Of course, in these movies, Santa also happens to be real. But Santa isn’t real. So why should I think that belief in Santa be real? For me, belief in Santa was all part of the mythos, along with the elves, reindeer, and red suit. [Read more…]

Japanese “herbivore men” hold a mirror to our culture

This is a repost of an article from 2013. There were a lot of comments on this one, probably because it upset MRAs.  To MRAs I say, cry more.

Herbivore men briefly explained

The Japanese subculture of “herbivore men” seems to hit the news every so often.  Here is a recent example in the Guardian: Why have young people in Japan stopped having sex?  What exactly is going on over there?

I’m no expert in Japanese culture, but my coblogger on The Asexual Agenda, Queenie, is an expert.*  I will defer to what she’s written about herbivore men.  My summary: In Japan, men are expected to be “carnivores”, aggressively pursuing relationships with women.  But many men in metropolitan areas have become “herbivores”, being less assertive in relationships, more sensitive, and even willing to be friends with women (in Japan this is a big deal).  And there’s probably other stuff as well, like their attitude towards money, jobs, and fashion.  Women of course are expected to be herbivores to begin with, although there is also talk of carnivore women.

*She’s actually an expert in Japanese religion, but close enough.

In Japan, herbivore men are sometimes the subject of moral panic because they’re not forming relationships, are defying Japanese gender roles, and may be contributing to the declining birth rate.  Cry me a river I say.  People aren’t obligated to make babies just to uphold the national birth rate, and if Japanese people really wanted population growth so badly they could try being less racist and accept more immigrants.

In the English speaking world, the reaction to herbivore men is… different.  Sometimes, the reactions really say more about our own culture than about Japanese culture.

Here I will briefly show the reactions coming from three different groups: mainstream news, asexuals, and men’s rights activists. [Read more…]

Made in Criticalland

This is a repost of an article I wrote in 2014.  Relevant to my recent review of the Sokal paper.  Note that the blog Scientia Salon is now defunct.

Massimo Pigliucci started a new blog Scientia Salon, which is already bearing fruits.  I enjoyed this essay by Alan Sokal (yes, that Sokal) about academic postmodernists and extreme social constructivists.  In the 80s and 90s there were many such academics claiming that science was entirely based on prejudices.  Interestingly, Sokal claims that they have now backed off from the most extreme views, particularly because they were upset at the way the Bush regime used postmodernism to justify its anti-science policies.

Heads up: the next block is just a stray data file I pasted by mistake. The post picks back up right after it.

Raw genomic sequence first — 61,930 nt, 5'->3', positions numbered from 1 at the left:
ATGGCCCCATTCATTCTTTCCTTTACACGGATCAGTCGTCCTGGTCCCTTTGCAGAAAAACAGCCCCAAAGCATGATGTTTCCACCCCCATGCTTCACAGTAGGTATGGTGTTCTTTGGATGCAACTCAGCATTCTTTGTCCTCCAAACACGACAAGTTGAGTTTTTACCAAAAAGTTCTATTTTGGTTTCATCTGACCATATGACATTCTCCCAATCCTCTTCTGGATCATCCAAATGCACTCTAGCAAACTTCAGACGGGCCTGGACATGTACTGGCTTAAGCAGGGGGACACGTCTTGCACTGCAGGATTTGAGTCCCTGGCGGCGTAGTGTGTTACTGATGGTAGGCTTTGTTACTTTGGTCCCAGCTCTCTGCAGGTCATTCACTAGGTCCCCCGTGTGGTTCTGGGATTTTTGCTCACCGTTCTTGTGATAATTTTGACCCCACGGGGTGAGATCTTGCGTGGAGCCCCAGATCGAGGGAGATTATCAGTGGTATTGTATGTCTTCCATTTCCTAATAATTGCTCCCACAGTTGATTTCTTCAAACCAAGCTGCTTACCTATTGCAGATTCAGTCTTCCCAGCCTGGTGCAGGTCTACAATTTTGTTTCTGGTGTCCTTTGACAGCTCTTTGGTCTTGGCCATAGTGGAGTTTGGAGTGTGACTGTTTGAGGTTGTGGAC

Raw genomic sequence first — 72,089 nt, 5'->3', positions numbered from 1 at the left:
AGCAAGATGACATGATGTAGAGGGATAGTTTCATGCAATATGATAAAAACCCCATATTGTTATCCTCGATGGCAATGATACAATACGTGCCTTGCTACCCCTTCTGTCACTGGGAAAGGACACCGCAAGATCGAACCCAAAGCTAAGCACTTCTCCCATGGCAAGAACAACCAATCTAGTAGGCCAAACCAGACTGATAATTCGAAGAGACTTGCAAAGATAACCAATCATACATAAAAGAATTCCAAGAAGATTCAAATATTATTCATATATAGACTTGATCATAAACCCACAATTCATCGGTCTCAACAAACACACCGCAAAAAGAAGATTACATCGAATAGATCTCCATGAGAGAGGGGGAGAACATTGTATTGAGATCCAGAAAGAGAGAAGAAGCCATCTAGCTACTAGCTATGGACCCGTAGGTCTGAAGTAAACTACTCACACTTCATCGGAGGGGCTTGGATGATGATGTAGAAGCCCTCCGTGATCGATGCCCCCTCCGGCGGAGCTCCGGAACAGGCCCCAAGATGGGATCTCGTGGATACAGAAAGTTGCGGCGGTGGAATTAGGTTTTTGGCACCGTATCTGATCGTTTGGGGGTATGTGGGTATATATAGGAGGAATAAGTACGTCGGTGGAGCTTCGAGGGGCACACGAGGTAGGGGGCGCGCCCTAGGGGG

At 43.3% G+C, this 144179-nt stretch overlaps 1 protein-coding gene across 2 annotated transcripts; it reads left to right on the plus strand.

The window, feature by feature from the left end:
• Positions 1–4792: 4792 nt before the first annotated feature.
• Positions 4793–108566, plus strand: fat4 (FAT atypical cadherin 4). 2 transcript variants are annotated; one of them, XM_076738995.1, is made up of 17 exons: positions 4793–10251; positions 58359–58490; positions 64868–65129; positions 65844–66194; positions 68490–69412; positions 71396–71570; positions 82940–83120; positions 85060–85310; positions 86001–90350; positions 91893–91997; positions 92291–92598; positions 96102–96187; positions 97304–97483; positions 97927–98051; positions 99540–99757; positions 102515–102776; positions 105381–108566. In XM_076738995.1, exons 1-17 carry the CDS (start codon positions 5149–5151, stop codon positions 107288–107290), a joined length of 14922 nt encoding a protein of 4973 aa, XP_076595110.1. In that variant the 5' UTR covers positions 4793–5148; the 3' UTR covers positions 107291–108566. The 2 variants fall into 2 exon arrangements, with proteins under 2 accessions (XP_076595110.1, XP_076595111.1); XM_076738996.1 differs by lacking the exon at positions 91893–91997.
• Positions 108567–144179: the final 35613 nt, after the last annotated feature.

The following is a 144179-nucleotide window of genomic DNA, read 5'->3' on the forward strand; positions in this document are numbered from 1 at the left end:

Sokal’s primary citation for this is “Why has critique run out of steam? From matters of fact to matters of concern” by sociologist of science Bruno Latour in 2004.  I thought it was worth a read. [Read more…]

Some PTSD statistics

This is a repost of an article I wrote in 2015.

I occasionally read social science papers, and I think it’s worth sharing what I find, even though in principle you could read about it yourself. This time I read about statistics on Post-traumatic stress disorder (PTSD) in the US, and my particular interest is in PTSD from sexual assault and rape.

A good basic overview of PTSD can be found from the US Department of Veteran’s Affairs:

Diagnostic criteria for PTSD include a history of exposure to a traumatic event that meets specific stipulations and symptoms from each of four symptom clusters: intrusion, avoidance, negative alterations in cognitions and mood, and alterations in arousal and reactivity.[1]

According to the National Comorbidity Survey (NCS), about 7.8% of people in the US have experienced PTSD in their lifetime. This is reinforced by the NCS-R (a replication of the original study) which found 6.8% prevalence. However, just because someone has suffered from PTSD doesn’t necessarily mean they’re still suffering; Only 3.5% have had PTSD in the past year.[2] Here’s a timeline of PTSD recovery:

A graph showing how long it takes for people to recover from PTSD. There are separate curves for people who get treatment and people who don't get treatment. The study extends for 10 years, with about a third never recovering.